South Carolina's decision last week to strike its rebel colors, 150 years (plus three months) after the Civil War ended, reminds a historically forgetful nation of the deep truth in what Southern novelist William Faulkner said:
"The past is never dead — it's not even past."
No doubt the long-delayed surrender to some hard cultural truths in the birthplace of secession — this final lowering of the Confederate battle flag that has long flown on South Carolina's statehouse grounds — is altogether fitting and proper, coming as it does in response to last month's heart-sickening mass murder by a racist lunatic apparently possessed by the worst demons of his heritage.
But the broader light the flag debate shines, not just on the past's persistent power, but on the elusiveness of final or total truths about our various pasts, could prove helpful to Americans perplexed by their country's present, or by the world's.
I approach this divisive issue with a somewhat divided mind, as something of an American half-breed. I'm the son of a Southern father who came north for winter maneuvers as a World War II G.I. and fell for a Minnesota girl before shipping overseas.
He served in combat from the beaches of Normandy to the Battle of the Bulge, alongside thousands of other sons of Dixie who fought and bled for America as unquestioningly as their grandfathers (and even a few fathers) had fought to break up the union barely one lifetime before.
Dad's journey (like that of so many ordinary Southern patriots) embodies America's successful reconciliation after one of human history's most gruesome civil wars. While imperfect, this healing has been among the nation's most impressive historical accomplishments.
But among the painful truths of our past is the fact that binding up the nation's wounds required (or so our forebears judged) morally tragic patience when it came to bringing racial justice to the South (or to the North, for that matter). And there is much work yet to do.
Even so, it's possible that the whitewashed myth of the South's "lost cause" — for which the "stars and bars" often has been a symbol — has on balance been a healthful bit of humbug. The historically silly "lost cause" notion that the Confederate rebellion was a generic break for independence and freedom in which perpetuating slavery played little role has allowed many Southerners to take pride in their ancestors' courage while repudiating their racism.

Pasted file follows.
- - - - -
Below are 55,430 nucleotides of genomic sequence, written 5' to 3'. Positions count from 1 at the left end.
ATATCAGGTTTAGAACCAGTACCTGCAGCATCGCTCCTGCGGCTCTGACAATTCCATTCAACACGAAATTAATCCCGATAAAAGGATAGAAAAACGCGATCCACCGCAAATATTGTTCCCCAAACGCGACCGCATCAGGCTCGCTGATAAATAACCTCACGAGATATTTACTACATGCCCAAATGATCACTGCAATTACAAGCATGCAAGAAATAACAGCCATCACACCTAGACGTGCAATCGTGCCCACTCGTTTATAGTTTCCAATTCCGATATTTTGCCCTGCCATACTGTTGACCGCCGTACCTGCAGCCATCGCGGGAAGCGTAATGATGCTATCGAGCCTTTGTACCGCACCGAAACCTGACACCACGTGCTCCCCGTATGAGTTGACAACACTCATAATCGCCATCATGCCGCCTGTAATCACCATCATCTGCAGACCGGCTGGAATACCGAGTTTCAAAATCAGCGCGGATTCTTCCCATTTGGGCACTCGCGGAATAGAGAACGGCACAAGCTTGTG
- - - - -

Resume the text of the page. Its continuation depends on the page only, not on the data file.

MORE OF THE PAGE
Yes, latter-day Klan-inspired racists' claim to the Confederate pennant as, in reality, a battle flag for white supremacy is more candid history. So the time has long since come to let the bigots keep their ensign.
But let's hope we needn't surrender to those who treasure only the worst in Southern history the whole of that history, or insist on shattering every soft-focus memory of antebellum culture.
Modernist, secular, individualistic, urban American culture may be different — and we'll see how well that experiment endures. But nearly everywhere else, the need to respect, if not revere, one's ancestors — to take pride in where one comes from, even if it means partly overlooking the past's dark side — runs deep in human nature and always has. It certainly seems to in the American South.
As America fumbles and flounders around the world today, it is often the longevity of the past that seems to confound us.
Elsewhere on this page today, commentator Steve Young worries thoughtfully about the many signs of increasing tribalism in today's world.
The undead past explains how sectarian and tribal loyalties 1,000 or more years old still powerfully shape and shake the Middle East. It explains how secessionist passions in Scotland still rock British politics. It explains how Vladimir Putin can still stir Russian nationalism with memories of Napoleon's aggression and Russia's losses in the 1850s Crimean War — never mind living recollections of Russia's suffering in the 20th century's world wars.
Those wars also produced the modern world's two most poignant examples of nations haunted by an inconceivably guilty past.
Germany's truly fierce commitment to internationalism and the troubled unification of Europe almost seems a kind of substitute — a sort of political methadone — for a people whose horrid history has convinced them that nationalism is not a drug they can handle.
Speaking this past May 8, the 70th anniversary of V-E Day, the speaker of the German parliament declared the abject surrender of his nation in 1945 "a day of liberation" and paid heartfelt tribute to Germany's Allied conquerors and "millions of victims."
Japan, never as forthright about acknowledging its wartime crimes, has seemed to some even more eager to emerge from the shadow of its past as tensions with China have grown.
Eras and cultures differ, and so does the depth of their evils. But in the end, maybe we should judge — and forgive — people of the past (who, after all, really are dead) just enough to keep ourselves humble and cautious.
For of course we moderns are sure that all our most popular moral assumptions are flawless.
So were they.
D.J. Tice is at Doug.Tice@startribune.com.